So workers rights. That’s gone. Strike out number 1.
Equality and Egalitarianism
This is a natural consequence of leaving and setting up an immigration border. The principles of non-discrimination are naturally violated as a result of blocking EU workers from coming to the UK, but they are also violated by placing existing EU citizens on any other status but a UK citizenship. So whatever he does here, he isn’t supporting the guaranteeing of UK Citizenship for EU workers already in the UK.
This isn’t surprising, because he’s peddling the fake news associated with EU workers eroding UK working conditions and salaries. We only have the working time directive because of the EU. We only have the right to be forgotten because of the EU.
He didn’t make his case well here at all. The case he most recently made was such a small proportion of an even smaller proportion of workers it’s unreal! After all, they still have to work in the UK for no less than minimum wage. Still have to be given favour of UK labour laws etc.
So number 2 can be comfortably scratched out.
Public Utilities and Infrastructure
Corbyn’s plans for [re]nationalising the railways isn’t a bad idea. The problem is he doesn’t seem to understand several things associated with it.
He peddles the fake news that the EU prevents the UK from nationalising the railways. it doesn’t! This one couldn’t be further from the truth at all!
The second factor against him is the economics. If private organisations own rolling stock, you have to buy it all back. You can only buy it back if you have the money and as we’ve seen, every Brexit scenario means the UK will be worse off. Some by as much as 8%.
A 2% drop in UK GDP is the equivalent of the financial crisis. So an 8% drop is 4 times as bad, even if its effects will distribute differently. The credit crunch led to the UK suffering the worst bailout of any country in the world per person. We got it way worse than Greece in terms of cash spent. Albeit that our internal banking system is better stress tested (I know! Hard to believe. But you have to understand how banking systems and derivatives work to understand why that happened and that’s another point for another day).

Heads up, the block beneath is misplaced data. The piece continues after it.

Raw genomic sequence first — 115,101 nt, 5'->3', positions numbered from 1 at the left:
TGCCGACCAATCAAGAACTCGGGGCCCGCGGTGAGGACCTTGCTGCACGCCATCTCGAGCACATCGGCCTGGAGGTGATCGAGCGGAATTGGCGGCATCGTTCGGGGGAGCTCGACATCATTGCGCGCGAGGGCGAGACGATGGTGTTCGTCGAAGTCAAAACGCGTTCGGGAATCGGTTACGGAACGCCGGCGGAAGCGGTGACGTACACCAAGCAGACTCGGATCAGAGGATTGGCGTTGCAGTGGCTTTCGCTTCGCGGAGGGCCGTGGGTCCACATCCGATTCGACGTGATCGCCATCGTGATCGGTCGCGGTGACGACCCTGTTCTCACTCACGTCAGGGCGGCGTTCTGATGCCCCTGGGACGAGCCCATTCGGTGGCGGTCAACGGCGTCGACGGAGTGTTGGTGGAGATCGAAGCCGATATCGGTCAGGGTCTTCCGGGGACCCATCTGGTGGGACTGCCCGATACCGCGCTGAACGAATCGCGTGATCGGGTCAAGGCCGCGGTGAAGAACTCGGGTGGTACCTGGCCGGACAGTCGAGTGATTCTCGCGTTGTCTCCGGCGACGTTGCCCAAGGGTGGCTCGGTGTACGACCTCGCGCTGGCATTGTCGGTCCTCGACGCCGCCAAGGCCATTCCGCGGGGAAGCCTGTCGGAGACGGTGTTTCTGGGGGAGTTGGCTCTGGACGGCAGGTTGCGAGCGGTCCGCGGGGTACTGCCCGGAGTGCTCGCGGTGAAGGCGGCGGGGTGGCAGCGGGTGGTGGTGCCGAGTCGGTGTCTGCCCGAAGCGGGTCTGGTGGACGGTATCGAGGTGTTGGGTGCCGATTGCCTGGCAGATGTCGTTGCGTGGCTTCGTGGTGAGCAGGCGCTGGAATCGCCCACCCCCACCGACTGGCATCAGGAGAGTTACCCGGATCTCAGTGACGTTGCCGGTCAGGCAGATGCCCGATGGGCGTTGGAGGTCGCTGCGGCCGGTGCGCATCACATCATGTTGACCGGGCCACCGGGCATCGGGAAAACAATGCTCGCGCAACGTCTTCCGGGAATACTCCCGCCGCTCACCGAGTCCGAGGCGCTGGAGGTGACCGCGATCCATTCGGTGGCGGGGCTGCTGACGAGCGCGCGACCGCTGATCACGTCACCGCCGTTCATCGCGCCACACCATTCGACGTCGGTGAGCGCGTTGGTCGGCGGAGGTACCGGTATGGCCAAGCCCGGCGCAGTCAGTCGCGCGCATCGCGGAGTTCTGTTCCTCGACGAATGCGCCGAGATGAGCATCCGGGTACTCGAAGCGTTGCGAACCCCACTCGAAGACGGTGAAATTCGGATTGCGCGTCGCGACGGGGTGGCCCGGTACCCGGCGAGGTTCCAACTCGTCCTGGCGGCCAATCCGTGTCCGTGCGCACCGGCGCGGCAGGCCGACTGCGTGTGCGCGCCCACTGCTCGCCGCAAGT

Given the combination of UK only crackdown on tax avoidance (which isn’t all tax avoidance), payment of VAT up-front on imports, import tariffs AND the rise of corporation tax from 19 to 26%, as well as the loss of skills, shrinking of the market, loss of JIT and increase in customs processes mean businesses will just move. Taking with them:
b) Tax income — from corporation tax, employers national insurance etc.
Given current estimates, this means UK public services will lose about £30 billion to be replaced at maximum, with an additional £14.25 billion in Corbyn’s 7% corporation tax increase. In essence, claiming in half of what the UK loses. A pretty dumb move at the best of times. Let alone with the reduction in UK business supply chains.
This vaporises about 30% of the money he needs to buy back Post, Rail and Utilities. The rest will have to come from consumer taxation. That is income tax, NIC and VAT. Increasing it by around 5% each. This isn’t happening.
So on all 5 points, Corbyn, UK Labour and the UK as a whole is in deep, deep trouble. He is no better than the Conservatives in that regard, since both leave our country and its citizens in dire straights.
Except there’s no money for nothing.